Several years ago we reviewed What is the best route?. Like everything else in the world technology has made leaps and bounds from the early days of routing. Today we will visit this again with a technology update. We will go from basic routing to the more sophisticated Internet based tools in the market place today; Level 1 to Level 3. Some require external interfaces and others are integrated with the application.

When I mentioned aging inventory in a previous Newsletter it made me think of how frustrating it was in the past not to have a clean solution for product aging. I'm happy to report our recent acquisition has provided us with that solution, but let’s focus on aging and how it is done. We will discuss the multiple levels of “aging” and how they can be implemented in your business.

Like our subject says we won’t get political, but in my reading I came across an excellent article about the ICE (Immigration and Customs Enforcement) raid on a plant in Morristown, Tennessee. We have spoken about this before in reference to The Liabilities of Undocumented Labor?  That was 10 years ago, some things never change.

"Our customers like the clean label with the clearly readable weight." ... Last week's discussion about Traceability vs Lot Control had me thinking about labels and the surprisingly high number of times I've heard my clients say their customers had positive feedback about their new labeling.

In the food industry the terms traceability and lot control are often used interchangeably, and often the expectations of our customers and readers blur the boundaries between them. Today we will identify the differences and some of the intricacies of using one or both.  In today's warehouse barcoding is by far the most efficient way to implement lot control or traceability so we’ll focus on bar code solutions (though manual work arounds for traceability do exist.)

As we talked about two years ago we serve a lot processors in our market.  Whether it is fish, beef, pork or poultry as soon as you touch a knife to a product money can be lost or gained. Reviewing the Cutter's Dilemma seemed appropriate after attending the Seafood Show and seeing that a lot of small to mid-sized guys just aren't getting their costs right or their yields.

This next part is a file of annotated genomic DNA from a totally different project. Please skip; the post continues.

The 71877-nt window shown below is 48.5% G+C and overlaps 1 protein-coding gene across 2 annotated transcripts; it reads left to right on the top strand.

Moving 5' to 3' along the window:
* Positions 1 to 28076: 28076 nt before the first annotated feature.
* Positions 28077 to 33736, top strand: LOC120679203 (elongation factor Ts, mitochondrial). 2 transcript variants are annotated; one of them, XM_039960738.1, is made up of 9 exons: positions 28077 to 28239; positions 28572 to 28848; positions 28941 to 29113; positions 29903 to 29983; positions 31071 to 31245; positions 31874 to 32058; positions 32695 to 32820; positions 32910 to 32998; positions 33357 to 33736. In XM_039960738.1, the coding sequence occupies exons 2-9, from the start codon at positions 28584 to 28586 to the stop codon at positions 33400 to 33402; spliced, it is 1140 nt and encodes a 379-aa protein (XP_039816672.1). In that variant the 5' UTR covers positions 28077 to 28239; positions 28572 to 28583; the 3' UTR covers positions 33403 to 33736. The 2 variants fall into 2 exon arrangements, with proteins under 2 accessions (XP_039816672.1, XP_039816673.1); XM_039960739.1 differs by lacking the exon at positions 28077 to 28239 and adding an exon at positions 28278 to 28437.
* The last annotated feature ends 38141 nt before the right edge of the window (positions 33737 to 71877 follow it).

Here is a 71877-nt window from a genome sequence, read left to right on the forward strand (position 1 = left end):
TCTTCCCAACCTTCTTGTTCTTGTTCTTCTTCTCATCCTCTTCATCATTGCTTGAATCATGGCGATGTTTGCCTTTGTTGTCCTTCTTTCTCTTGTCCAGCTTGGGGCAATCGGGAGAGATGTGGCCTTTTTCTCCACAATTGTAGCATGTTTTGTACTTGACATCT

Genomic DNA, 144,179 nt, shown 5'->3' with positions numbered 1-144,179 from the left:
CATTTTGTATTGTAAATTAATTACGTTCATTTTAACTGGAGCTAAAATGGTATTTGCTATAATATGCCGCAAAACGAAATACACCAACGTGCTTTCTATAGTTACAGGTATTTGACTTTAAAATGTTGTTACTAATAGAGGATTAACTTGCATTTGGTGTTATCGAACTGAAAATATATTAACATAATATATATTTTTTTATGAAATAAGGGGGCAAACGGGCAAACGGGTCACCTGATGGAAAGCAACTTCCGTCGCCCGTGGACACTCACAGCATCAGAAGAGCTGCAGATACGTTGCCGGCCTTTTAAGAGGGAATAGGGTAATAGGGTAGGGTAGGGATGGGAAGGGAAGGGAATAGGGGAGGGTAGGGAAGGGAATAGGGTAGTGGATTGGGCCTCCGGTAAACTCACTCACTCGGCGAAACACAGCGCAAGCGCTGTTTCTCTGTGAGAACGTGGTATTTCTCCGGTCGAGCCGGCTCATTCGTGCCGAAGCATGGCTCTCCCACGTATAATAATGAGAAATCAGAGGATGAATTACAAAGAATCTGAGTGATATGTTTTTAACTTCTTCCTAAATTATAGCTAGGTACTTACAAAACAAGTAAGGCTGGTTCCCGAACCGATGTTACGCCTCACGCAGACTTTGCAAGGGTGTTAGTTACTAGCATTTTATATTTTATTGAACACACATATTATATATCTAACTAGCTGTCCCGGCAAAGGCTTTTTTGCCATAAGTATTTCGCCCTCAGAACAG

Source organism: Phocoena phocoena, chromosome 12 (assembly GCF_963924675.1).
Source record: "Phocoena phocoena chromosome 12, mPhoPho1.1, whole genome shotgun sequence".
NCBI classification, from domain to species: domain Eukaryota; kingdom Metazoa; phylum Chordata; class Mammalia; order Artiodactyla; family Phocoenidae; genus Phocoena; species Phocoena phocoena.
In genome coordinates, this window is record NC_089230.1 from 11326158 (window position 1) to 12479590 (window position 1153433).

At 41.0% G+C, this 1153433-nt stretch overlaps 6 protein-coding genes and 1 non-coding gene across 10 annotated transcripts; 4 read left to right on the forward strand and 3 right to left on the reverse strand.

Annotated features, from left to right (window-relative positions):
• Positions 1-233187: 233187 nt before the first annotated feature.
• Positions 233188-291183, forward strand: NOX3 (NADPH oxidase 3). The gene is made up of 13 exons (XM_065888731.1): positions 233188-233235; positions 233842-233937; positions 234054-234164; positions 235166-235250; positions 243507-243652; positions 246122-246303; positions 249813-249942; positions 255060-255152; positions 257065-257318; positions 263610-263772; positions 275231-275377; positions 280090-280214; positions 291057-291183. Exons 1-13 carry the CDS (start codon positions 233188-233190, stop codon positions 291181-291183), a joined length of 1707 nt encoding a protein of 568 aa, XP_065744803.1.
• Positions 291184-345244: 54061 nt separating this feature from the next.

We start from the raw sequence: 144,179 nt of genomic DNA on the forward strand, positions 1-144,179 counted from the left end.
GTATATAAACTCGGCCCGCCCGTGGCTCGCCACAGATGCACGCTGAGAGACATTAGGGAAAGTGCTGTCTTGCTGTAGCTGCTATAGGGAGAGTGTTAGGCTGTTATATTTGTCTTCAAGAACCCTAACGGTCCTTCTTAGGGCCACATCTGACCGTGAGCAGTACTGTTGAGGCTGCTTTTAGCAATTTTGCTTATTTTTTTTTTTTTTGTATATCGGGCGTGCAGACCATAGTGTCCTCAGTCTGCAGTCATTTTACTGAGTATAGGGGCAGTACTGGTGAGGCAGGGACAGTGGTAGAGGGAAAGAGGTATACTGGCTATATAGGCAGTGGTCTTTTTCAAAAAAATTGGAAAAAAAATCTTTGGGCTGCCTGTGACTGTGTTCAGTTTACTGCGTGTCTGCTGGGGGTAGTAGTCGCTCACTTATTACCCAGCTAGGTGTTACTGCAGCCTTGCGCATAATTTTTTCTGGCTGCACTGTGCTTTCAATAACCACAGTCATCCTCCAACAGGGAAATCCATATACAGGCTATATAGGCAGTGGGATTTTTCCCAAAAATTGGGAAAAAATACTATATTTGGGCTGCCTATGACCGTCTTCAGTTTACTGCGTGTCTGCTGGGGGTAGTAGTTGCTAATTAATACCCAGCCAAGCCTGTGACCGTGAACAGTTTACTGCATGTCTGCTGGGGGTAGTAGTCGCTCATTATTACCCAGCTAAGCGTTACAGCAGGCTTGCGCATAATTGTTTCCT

Food Connex joined our new sister company Seasoft in their booth at The North American Seafood Show from March 11th to the 13th.  Food Connex was founded in the protein business, and we have several seafood companies as customers, but this was my first show exclusively for the seafood industry.  Today we will discuss some of the parrallels and differences between the land and marine based protein markets.

You may have heard about KFC running out of chicken in the UK.  Unlike Chipotle's earlier problems here in the US the concern wasn't food-safety, it was pure logistics.  A new carrier (DHL) wasn't making the deliveries on time.  That got me thinking about trucking here in the US and the shortage of truck drivers we are experiencing.

 

Several years ago we discussed the disruptive and transformational parallels of change and the degree of change is not slowing down for a moment. I talk to food guys every day after all it’s what I do and am very sensitive to change. As we deliver our services we are “change agents.” Today we’ll address that from a different perspective and hopefully see what my readership thinks.

Last week we reviewed the complex concept of TCO (Total Cost of Ownership). We’d like to take the complexity down a notch and look at a recast of our News Letter done 13 years ago. Remember if you keep it simple you have a better chance of getting it right.

 

Issue 643 - Blocking and Tackling Revisited

I have decided to get away from all this technology discussion and dust off the archives from 11 years ago in the interest of getting back to basics. My longtime readers remember about blocking and tackling, Vince Lomabardi taught us what that meant. Making more bottom line profit is about the basics.

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